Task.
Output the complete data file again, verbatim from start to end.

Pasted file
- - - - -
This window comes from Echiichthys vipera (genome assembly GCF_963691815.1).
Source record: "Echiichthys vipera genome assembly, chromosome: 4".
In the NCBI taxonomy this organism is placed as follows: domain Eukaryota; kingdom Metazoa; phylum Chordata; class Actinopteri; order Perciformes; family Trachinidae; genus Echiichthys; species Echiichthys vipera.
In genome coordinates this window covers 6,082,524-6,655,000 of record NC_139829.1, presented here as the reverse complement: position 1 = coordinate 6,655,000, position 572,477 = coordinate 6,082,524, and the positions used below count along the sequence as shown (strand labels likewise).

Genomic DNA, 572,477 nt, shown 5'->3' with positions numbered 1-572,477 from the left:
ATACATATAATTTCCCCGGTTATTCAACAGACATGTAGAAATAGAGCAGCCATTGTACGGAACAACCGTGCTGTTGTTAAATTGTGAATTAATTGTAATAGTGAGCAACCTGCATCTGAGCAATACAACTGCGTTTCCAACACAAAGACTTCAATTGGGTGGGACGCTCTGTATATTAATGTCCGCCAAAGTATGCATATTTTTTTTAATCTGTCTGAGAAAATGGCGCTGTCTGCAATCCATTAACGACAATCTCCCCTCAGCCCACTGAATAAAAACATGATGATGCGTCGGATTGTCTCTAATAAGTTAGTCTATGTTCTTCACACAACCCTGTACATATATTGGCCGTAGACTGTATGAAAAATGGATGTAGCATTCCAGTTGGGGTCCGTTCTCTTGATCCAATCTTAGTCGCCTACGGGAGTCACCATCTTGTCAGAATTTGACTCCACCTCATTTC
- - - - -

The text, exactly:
This window comes from Echiichthys vipera (genome assembly GCF_963691815.1).
Source record: "Echiichthys vipera genome assembly, chromosome: 4".
In the NCBI taxonomy this organism is placed as follows: domain Eukaryota; kingdom Metazoa; phylum Chordata; class Actinopteri; order Perciformes; family Trachinidae; genus Echiichthys; species Echiichthys vipera.
In genome coordinates this window covers 6,082,524-6,655,000 of record NC_139829.1, presented here as the reverse complement: position 1 = coordinate 6,655,000, position 572,477 = coordinate 6,082,524, and the positions used below count along the sequence as shown (strand labels likewise).

Genomic DNA, 572,477 nt, shown 5'->3' with positions numbered 1-572,477 from the left:
ATACATATAATTTCCCCGGTTATTCAACAGACATGTAGAAATAGAGCAGCCATTGTACGGAACAACCGTGCTGTTGTTAAATTGTGAATTAATTGTAATAGTGAGCAACCTGCATCTGAGCAATACAACTGCGTTTCCAACACAAAGACTTCAATTGGGTGGGACGCTCTGTATATTAATGTCCGCCAAAGTATGCATATTTTTTTTAATCTGTCTGAGAAAATGGCGCTGTCTGCAATCCATTAACGACAATCTCCCCTCAGCCCACTGAATAAAAACATGATGATGCGTCGGATTGTCTCTAATAAGTTAGTCTATGTTCTTCACACAACCCTGTACATATATTGGCCGTAGACTGTATGAAAAATGGATGTAGCATTCCAGTTGGGGTCCGTTCTCTTGATCCAATCTTAGTCGCCTACGGGAGTCACCATCTTGTCAGAATTTGACTCCACCTCATTTC